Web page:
Navajo Power Plant, Part II

The Navajo Nation has announced the results of its third-party investigation into the corrosion of a Navajo Power plant’s steam turbine, a key piece of technology that has been in use since the 1980s.

The Navajo Nation Public Service Commission announced the findings on Wednesday, noting the corrosion was detected in the steam turbine on the Navajo Power Station at Bunkerville in Arizona’s Navajo Territory, where it is housed.

The corrosion was identified after the Navajo Nation took the steam power plant offline following a December 2016 incident in which a piece of a boiler core fell into the ground, prompting a fire and a shutdown of the Navajo Electric Company (NEAC).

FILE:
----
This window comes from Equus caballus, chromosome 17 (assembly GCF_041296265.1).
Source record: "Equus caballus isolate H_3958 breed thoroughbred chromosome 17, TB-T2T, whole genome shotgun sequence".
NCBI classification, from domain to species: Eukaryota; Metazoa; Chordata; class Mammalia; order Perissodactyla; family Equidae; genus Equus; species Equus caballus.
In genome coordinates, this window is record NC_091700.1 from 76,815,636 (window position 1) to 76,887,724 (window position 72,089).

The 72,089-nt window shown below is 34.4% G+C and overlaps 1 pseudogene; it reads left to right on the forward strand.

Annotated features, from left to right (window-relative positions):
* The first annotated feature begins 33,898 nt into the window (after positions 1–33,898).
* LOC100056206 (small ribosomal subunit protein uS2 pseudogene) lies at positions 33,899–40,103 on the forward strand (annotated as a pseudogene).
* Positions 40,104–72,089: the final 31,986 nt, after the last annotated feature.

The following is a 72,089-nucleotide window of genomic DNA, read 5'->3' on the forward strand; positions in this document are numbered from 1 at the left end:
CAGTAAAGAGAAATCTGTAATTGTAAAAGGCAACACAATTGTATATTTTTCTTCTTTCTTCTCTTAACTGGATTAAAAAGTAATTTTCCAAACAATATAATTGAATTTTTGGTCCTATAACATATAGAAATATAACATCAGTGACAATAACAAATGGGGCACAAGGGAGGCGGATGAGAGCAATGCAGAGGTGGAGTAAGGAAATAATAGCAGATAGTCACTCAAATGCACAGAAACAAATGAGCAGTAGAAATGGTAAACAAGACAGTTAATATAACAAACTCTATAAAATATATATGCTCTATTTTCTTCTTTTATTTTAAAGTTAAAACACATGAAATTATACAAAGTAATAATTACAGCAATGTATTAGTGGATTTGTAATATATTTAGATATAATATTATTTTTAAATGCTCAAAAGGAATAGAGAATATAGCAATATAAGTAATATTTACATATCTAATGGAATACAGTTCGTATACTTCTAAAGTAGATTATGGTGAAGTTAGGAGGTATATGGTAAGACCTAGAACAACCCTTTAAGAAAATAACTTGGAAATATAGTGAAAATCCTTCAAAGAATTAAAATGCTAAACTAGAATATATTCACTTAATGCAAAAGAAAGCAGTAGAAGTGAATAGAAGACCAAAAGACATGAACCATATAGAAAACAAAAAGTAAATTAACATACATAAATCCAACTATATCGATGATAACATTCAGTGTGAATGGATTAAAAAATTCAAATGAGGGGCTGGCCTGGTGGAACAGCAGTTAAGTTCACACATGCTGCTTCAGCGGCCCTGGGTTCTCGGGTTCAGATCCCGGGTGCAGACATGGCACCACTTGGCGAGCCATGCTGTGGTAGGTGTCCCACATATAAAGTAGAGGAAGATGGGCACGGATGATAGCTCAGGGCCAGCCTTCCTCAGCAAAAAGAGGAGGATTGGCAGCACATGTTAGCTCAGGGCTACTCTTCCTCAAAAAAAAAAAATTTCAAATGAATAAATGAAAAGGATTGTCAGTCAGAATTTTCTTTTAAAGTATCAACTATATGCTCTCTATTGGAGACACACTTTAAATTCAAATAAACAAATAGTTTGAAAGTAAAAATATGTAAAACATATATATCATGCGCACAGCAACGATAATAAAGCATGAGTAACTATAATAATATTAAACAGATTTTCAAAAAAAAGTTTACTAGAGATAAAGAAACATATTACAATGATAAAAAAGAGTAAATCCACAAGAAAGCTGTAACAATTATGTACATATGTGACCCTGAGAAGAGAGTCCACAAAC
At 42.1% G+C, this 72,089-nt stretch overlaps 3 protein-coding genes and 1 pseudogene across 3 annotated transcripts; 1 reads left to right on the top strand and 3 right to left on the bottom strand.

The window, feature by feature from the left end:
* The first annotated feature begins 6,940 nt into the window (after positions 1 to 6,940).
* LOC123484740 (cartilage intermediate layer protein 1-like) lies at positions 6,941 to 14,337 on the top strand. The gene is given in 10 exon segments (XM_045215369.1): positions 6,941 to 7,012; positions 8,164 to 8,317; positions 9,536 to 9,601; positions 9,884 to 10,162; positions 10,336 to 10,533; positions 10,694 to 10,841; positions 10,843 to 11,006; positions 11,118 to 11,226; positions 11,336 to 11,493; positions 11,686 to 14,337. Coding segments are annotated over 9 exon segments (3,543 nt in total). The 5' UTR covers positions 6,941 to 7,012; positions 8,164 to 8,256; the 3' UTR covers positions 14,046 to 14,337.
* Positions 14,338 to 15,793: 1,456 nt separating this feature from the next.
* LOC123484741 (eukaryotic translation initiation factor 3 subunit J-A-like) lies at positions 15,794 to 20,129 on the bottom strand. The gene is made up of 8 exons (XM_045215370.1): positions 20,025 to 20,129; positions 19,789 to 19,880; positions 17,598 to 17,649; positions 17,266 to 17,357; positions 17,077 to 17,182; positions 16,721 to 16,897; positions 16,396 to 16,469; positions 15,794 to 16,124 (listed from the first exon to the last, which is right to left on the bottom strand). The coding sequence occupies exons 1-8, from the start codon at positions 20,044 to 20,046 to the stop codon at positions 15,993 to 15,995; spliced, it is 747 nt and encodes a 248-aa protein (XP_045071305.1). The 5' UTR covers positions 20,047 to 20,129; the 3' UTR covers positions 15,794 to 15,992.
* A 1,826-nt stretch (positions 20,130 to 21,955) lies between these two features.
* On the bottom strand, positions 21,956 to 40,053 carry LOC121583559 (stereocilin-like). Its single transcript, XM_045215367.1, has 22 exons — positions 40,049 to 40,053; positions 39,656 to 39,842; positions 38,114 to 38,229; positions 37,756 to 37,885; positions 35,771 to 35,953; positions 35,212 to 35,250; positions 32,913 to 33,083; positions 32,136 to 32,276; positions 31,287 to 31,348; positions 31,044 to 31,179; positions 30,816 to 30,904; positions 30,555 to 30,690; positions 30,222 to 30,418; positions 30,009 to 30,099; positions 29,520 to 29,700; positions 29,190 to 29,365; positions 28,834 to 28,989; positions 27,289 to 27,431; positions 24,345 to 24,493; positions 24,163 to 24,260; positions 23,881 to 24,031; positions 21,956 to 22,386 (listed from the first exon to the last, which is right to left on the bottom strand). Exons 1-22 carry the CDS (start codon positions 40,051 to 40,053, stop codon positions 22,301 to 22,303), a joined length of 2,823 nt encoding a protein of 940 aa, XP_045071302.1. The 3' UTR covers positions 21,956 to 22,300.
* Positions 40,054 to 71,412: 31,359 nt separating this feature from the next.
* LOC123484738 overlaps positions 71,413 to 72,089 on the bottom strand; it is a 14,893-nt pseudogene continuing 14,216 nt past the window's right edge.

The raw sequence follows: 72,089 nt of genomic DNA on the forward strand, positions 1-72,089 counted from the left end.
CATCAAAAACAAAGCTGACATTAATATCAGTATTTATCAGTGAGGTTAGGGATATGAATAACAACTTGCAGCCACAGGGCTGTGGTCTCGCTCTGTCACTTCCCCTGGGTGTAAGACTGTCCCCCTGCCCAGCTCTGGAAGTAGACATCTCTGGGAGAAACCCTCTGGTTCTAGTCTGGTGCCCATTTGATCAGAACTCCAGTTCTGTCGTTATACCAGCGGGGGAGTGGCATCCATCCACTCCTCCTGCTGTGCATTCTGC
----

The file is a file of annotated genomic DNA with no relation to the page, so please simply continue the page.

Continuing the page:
A total of 16 complaints about the corrosion were lodged with the Navajo Public Service, according to the commission.

The steam turbine has been operating continuously since the early 2000s, when it was installed at the Bunker, Arizona, plant.

The turbine’s use began with the B-15 engine that powered the Navajo Generating Station (NGS) in the late 1980s and the Navajo-owned Navajo Power Company (NPC) until its bankruptcy in 2000.

Since then, the steam turbines have been used to generate electricity for the Navajo communities of Bunkers Ferry, the Little Rock area and the town of Gila, Arizona.

The investigation is part of the government’s effort to improve environmental and safety standards and safety oversight, according a news release.

The results of the third-parties investigation will be made public after the end of the year, the commission said.